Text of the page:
How do you measure flow in a pipeline? The simplest
way is integrated, saddle-mounted propeller or magnetic meters. For example, see the post on McCrometer magnetic flow meters: https://allwaterrights.com/tag/inline-magnetic-flow-meter/. Propeller meters look much the same. Both mount through a hole cut in the pipeline, making them quick to install, and easy to remove for maintenance. These meters can handle some sediment and still be accurate, although water with a lot of silt and sand wears out propellers faster.
What about cost? For integrated meters, the costs start at about $3,200 delivered, and go up with diameter.
If you want to spend the least amount of money and still have accurate flow
measurement, a paddlewheel meter may be a good solution. These can be integrated, or can be assembled from the meter, data collector,
display, and possibly other parts.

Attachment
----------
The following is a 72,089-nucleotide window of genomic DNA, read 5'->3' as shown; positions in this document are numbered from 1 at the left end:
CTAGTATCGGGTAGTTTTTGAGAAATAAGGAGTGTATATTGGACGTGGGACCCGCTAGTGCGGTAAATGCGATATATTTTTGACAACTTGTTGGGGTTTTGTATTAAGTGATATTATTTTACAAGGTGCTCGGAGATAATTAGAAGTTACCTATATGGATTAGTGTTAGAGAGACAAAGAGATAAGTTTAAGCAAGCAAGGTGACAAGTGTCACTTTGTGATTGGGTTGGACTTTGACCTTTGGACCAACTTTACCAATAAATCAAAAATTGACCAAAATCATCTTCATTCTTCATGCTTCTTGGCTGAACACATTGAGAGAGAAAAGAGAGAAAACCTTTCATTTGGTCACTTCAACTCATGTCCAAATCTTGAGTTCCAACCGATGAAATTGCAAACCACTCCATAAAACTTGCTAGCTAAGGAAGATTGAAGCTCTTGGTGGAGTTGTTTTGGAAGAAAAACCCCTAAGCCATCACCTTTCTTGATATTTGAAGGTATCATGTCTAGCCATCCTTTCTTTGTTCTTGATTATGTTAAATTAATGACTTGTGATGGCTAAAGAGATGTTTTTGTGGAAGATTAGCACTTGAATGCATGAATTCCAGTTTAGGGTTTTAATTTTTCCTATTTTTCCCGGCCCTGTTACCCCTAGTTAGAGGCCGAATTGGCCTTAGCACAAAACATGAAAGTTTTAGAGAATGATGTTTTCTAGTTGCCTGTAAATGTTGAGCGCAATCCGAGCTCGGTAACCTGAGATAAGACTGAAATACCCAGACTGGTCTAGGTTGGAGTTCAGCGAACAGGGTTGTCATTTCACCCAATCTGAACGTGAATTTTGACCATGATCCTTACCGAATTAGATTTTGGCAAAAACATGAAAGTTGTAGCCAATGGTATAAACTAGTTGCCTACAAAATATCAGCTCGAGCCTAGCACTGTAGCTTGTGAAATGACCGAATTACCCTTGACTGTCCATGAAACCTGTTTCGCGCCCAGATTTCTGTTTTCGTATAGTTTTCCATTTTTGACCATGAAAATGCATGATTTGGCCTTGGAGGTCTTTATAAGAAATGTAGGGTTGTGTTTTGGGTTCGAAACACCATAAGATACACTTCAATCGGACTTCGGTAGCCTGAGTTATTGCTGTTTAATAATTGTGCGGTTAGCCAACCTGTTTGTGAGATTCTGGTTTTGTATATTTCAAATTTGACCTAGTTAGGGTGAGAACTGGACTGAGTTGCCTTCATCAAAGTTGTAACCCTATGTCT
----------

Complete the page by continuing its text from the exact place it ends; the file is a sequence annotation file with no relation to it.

For an idea of the cost, an IP 800 paddlewheel meter, FT450 display, and DL76 data collector for a small pipeline cost about $2,000 delivered.
That is about $1,200 cheaper than a magnetic meter for the same-sized pipeline.
So, why not always use a paddlewheel meter rather than more expensive magnetic or propeller meters? Paddlewheels wear out faster if there is sediment in the pipeline. I have seen installations where pumping from a muddy river wore out a paddlewheel
in a year, but a propeller meter lasted 3 years pumping from the same river before needing refurbishment. The shaft and wheel can be replaced in the field, at a lower cost than propeller or magnetic meter refurbishment. However, busy farmers and ranchers don’t have time to check the paddlewheel once or twice a year, so the meter installation is at a greater risk of losing data than a propeller or magnetic meter.
If you are brave or experienced enough, you could get a paddlewheel integrated with the data collector, and no external display. This would get your delivered cost down to about $1,500. Data needs to be downloaded more often, perhaps every 2 to 3 months, to ensure the meter is working correctly. Also, the meter needs to be installed from the side, not the top, so more clearance is required to the side.